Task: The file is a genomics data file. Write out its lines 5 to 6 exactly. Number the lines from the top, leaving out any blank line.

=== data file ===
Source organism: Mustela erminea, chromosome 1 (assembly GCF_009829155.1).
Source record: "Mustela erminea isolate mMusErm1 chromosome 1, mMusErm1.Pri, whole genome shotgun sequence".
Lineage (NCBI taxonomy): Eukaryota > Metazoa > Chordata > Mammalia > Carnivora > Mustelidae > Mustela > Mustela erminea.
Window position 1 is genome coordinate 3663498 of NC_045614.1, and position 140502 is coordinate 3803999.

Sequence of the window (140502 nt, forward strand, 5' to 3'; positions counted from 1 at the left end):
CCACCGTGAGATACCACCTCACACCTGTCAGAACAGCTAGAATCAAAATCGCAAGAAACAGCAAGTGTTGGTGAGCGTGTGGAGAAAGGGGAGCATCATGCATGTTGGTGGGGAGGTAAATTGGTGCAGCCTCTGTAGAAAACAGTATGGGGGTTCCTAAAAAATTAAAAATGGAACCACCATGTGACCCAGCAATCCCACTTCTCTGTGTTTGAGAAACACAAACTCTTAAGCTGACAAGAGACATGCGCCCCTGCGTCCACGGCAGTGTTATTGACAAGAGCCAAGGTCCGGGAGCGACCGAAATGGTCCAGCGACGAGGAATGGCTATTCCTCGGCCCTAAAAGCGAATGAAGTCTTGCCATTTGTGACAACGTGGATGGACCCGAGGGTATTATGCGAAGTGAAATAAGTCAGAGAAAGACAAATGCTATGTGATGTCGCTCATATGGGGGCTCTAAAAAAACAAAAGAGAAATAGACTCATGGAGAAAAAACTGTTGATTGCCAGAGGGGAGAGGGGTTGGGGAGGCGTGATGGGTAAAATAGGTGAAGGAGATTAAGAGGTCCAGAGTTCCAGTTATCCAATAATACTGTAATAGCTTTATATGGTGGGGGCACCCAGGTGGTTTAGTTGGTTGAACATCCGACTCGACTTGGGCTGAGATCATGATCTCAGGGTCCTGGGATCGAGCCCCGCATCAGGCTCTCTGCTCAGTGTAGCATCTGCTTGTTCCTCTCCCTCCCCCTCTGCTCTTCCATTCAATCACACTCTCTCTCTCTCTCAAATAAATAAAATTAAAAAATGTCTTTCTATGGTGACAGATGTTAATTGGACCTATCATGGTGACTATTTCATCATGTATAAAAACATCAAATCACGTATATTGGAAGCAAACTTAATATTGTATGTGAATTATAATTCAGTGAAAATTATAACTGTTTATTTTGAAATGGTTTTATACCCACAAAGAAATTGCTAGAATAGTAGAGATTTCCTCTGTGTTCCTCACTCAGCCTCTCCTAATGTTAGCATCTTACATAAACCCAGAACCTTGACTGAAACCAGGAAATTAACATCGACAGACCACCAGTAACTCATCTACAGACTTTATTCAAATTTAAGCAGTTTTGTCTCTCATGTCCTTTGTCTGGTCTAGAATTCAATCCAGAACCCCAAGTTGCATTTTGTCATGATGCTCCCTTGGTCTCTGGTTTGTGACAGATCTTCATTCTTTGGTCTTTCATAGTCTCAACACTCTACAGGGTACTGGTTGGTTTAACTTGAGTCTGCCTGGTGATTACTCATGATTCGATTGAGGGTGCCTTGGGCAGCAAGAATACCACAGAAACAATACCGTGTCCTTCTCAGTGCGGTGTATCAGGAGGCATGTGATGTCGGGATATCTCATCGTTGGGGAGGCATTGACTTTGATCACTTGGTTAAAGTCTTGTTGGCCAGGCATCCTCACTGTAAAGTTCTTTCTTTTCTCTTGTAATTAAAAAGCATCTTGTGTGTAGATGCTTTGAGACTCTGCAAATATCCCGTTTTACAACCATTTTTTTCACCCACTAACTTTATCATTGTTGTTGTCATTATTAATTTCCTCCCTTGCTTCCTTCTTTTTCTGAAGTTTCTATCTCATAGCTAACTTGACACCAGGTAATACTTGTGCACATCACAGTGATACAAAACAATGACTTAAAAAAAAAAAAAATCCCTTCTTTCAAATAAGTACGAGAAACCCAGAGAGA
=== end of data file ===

Sequence of the window (140502 nt, forward strand, 5' to 3'; positions counted from 1 at the left end):
CCACCGTGAGATACCACCTCACACCTGTCAGAACAGCTAGAATCAAAATCGCAAGAAACAGCAAGTGTTGGTGAGCGTGTGGAGAAAGGGGAGCATCATGCATGTTGGTGGGGAGGTAAATTGGTGCAGCCTCTGTAGAAAACAGTATGGGGGTTCCTAAAAAATTAAAAATGGAACCACCATGTGACCCAGCAATCCCACTTCTCTGTGTTTGAGAAACACAAACTCTTAAGCTGACAAGAGACATGCGCCCCTGCGTCCACGGCAGTGTTATTGACAAGAGCCAAGGTCCGGGAGCGACCGAAATGGTCCAGCGACGAGGAATGGCTATTCCTCGGCCCTAAAAGCGAATGAAGTCTTGCCATTTGTGACAACGTGGATGGACCCGAGGGTATTATGCGAAGTGAAATAAGTCAGAGAAAGACAAATGCTATGTGATGTCGCTCATATGGGGGCTCTAAAAAAACAAAAGAGAAATAGACTCATGGAGAAAAAACTGTTGATTGCCAGAGGGGAGAGGGGTTGGGGAGGCGTGATGGGTAAAATAGGTGAAGGAGATTAAGAGGTCCAGAGTTCCAGTTATCCAATAATACTGTAATAGCTTTATATGGTGGGGGCACCCAGGTGGTTTAGTTGGTTGAACATCCGACTCGACTTGGGCTGAGATCATGATCTCAGGGTCCTGGGATCGAGCCCCGCATCAGGCTCTCTGCTCAGTGTAGCATCTGCTTGTTCCTCTCCCTCCCCCTCTGCTCTTCCATTCAATCACACTCTCTCTCTCTCTCAAATAAATAAAATTAAAAAATGTCTTTCTATGGTGACAGATGTTAATTGGACCTATCATGGTGACTATTTCATCATGTATAAAAACATCAAATCACGTATATTGGAAGCAAACTTAATATTGTATGTGAATTATAATTCAGTGAAAATTATAACTGTTTATTTTGAAATGGTTTTATACCCACAAAGAAATTGCTAGAATAGTAGAGATTTCCTCTGTGTTCCTCACTCAGCCTCTCCTAATGTTAGCATCTTACATAAACCCAGAACCTTGACTGAAACCAGGAAATTAACATCGACAGACCACCAGTAACTCATCTACAGACTTTATTCAAATTTAAGCAGTTTTGTCTCTCATGTCCTTTGTCTGGTCTAGAATTCAATCCAGAACCCCAAGTTGCATTTTGTCATGATGCTCCCTTGGTCTCTGGTTTGTGACAGATCTTCATTCTTTGGTCTTTCATAGTCTCAACACTCTACAGGGTACTGGTTGGTTTAACTTGAGTCTGCCTGGTGATTACTCATGATTCGATTGAGGGTGCCTTGGGCAGCAAGAATACCACAGAAACAATACCGTGTCCTTCTCAGTGCGGTGTATCAGGAGGCATGTGATGTCGGGATATCTCATCGTTGGGGAGGCATTGACTTTGATCACTTGGTTAAAGTCTTGTTGGCCAGGCATCCTCACTGTAAAGTTCTTTCTTTTCTCTTGTAATTAAAAAGCATCTTGTGTGTAGATGCTTTGAGACTCTGCAAATATCCCGTTTTACAACCATTTTTTTCACCCACTAACTTTATCATTGTTGTTGTCATTATTAATTTCCTCCCTTGCTTCCTTCTTTTTCTGAAGTTTCTATCTCATAGCTAACTTGACACCAGGTAATACTTGTGCACATCACAGTGATACAAAACAATGACTTAAAAAAAAAAAAAATCCCTTCTTTCAAATAAGTACGAGAAACCCAGAGAGA